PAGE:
The COVID-19 pandemic has affected nearly every aspect of our day-to-day lives, and employment is certainly no exception. There are several laws that may provide some protection to employees during this time and there are other laws.
More employees, including our own, are working remotely and both employees and employers are navigating new territory. Social distancing is not just for socializing. Workplaces who can implement social distancing measures, such as remote work and staggered shifts should do so in order to help minimize the spread of this virus and minimize the burden on our healthcare system. But this does not come without its own concerns.
Not all employees have the ability to work at home, so employers will need to consider how to handle ensuring their employees have the tools – such as computers and access to internet.
In addition, employers who do not set clear guidelines for working from home, may be opening themselves up to overtime and minimum wage claims, should employees work additional hours.
Further, employees in certain sectors, like the health care industry, may be working more hours than usual. The Fair Labor Standard Act (“FLSA”) requires the payment of a minimum wage for all hours worked and payment of time-and-one-half for all hours worked over 40 to non-exempt employees. We expect to see a rise in unpaid wage and FLSA claims where employers fail to pay employees as required.
There are many employees who cannot work remotely. Employers should implement other procedures, such as staggering shifts, creating additional space between employees, and increasing the frequency of workplace cleaning. The Occupational Safety and Health Act may also provide protection to employees as employers are responsible for providing a safe workplace.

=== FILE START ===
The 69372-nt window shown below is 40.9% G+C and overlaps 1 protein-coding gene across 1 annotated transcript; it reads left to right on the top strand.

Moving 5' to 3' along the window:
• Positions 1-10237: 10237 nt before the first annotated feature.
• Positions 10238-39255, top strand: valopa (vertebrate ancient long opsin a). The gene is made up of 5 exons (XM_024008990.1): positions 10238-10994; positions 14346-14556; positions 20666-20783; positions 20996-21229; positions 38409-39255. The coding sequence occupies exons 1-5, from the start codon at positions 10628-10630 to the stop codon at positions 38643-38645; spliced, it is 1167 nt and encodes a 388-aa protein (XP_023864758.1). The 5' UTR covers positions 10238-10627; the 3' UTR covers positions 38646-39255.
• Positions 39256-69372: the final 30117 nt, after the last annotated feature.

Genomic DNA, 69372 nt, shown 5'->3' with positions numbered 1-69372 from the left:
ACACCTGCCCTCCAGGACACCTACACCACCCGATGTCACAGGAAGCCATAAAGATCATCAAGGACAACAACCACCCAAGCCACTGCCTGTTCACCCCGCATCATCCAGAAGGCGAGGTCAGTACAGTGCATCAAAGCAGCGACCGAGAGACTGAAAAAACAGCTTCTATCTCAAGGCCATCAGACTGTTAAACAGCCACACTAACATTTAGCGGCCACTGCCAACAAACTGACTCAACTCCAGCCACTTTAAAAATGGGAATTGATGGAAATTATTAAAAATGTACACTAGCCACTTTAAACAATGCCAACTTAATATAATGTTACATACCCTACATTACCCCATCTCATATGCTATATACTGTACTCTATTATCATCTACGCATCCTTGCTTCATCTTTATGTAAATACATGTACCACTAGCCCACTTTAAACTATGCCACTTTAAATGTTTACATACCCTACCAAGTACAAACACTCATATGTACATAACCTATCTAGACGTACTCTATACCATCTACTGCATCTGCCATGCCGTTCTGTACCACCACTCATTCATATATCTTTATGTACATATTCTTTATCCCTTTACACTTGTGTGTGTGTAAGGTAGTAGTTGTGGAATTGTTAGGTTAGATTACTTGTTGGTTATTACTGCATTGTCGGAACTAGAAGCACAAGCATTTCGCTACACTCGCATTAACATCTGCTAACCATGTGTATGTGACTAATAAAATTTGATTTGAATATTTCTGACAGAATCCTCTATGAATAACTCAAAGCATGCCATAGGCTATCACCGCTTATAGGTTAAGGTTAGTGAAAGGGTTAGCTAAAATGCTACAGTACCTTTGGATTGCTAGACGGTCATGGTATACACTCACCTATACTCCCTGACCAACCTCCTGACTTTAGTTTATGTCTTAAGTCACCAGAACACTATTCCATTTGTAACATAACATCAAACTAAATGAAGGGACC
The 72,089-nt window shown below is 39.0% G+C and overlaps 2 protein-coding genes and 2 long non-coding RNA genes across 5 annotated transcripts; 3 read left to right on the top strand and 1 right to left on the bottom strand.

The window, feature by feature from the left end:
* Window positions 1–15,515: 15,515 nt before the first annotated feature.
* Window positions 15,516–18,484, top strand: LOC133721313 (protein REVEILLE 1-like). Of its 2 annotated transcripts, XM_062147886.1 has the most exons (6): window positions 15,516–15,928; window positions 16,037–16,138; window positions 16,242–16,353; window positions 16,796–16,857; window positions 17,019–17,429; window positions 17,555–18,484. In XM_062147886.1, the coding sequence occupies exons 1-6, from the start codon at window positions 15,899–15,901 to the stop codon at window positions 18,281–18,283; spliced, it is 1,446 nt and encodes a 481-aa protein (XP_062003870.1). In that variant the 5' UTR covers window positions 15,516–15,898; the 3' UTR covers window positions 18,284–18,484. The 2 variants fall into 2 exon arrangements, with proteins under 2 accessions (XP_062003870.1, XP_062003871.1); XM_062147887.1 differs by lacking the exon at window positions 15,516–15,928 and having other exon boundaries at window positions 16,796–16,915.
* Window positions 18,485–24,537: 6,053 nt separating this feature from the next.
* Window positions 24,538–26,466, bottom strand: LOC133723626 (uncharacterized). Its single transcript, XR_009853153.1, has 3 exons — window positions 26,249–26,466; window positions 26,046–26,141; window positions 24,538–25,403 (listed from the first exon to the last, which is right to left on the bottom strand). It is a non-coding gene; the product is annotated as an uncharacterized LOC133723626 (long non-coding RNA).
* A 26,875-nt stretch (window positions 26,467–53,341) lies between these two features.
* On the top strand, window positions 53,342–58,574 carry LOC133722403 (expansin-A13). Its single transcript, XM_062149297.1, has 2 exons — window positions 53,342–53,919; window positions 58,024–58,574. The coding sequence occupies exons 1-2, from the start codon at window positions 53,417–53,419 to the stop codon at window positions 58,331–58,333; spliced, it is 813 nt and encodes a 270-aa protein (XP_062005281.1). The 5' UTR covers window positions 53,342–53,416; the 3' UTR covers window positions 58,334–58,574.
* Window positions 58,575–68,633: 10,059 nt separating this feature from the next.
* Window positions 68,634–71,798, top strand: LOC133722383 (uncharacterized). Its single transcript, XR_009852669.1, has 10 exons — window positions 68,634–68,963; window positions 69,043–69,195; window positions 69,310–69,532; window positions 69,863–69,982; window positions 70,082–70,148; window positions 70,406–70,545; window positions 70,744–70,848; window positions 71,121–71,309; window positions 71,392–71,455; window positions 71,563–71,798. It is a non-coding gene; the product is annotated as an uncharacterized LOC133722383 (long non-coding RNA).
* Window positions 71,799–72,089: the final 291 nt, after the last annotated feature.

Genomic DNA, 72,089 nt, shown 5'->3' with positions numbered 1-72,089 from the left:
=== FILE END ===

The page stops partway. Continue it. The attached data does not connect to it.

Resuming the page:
As the coronavirus spreads, more employees are going to become sick. Current CDC guidelines recommend that individuals must self-quarantine until they are symptom-free for a period of time. This will likely require more sick leave than usual. Congress is currently considering a bill that would offer paid sick leave to certain employees. However, at this time, there are no federal or state laws guaranteeing paid sick leave to employees in Florida.
Individuals who contract COVID-19 or those who are caring for someone who has contracted it, may be eligible for unpaid Family and Medical Leave Act (FMLA), which provides up to 12 weeks of unpaid leave in a year to employees who work for large employers (50+) and have worked there for at least 1 year and for at least 1250 hours. FMLA is primarily job protection, not paid leave.
The CDC also recommends a 14-day quarantine to individuals who have been exposed to the coronavirus or who have traveled to certain countries with a high number of cases. In the event an employee must self-quarantine, but is not sick or caring for someone who is sick, there will be little to no job protection. One would hope employers would maintain flexibility and allow employees to return upon the end of the quarantine period or to work from home during that period if possible.
Most people who contract COVID-19 will exhibit only mild symptoms and will recover without medical intervention. However, certain individuals are at higher risk, such as older individuals and the immunocompromised. The Americans with Disabilities Act (“ADA”) may provide some protection in the form of reasonable accommodations to those with underlying health conditions who are at risk. The Age Discrimination in Employment Act (“ADEA”) may protect employees who are treated differently than other employees because of their age.
Additionally, if employees of certain ethnicities are targeted, they may have race or national origin discrimination claims under Title VII or state law.
Finally, and unfortunately, there will be lay-offs due to the pandemic. This is affecting the economy as more people stay home. Certain industries, like travel and dining are being hit extra hard. Employees at large employers covered by the Worker Adjustment and Protection Act (WARN Act) are generally entitled to the 60-days’ notice prior to being laid off. There are defenses to this required notice, such as unforeseen circumstances.
This is a quickly developing situation and employers and employees are sure to have questions. We are available to conduct phone and video consultations. Please call our office today if you need assistance navigating the COVID-19 pandemic.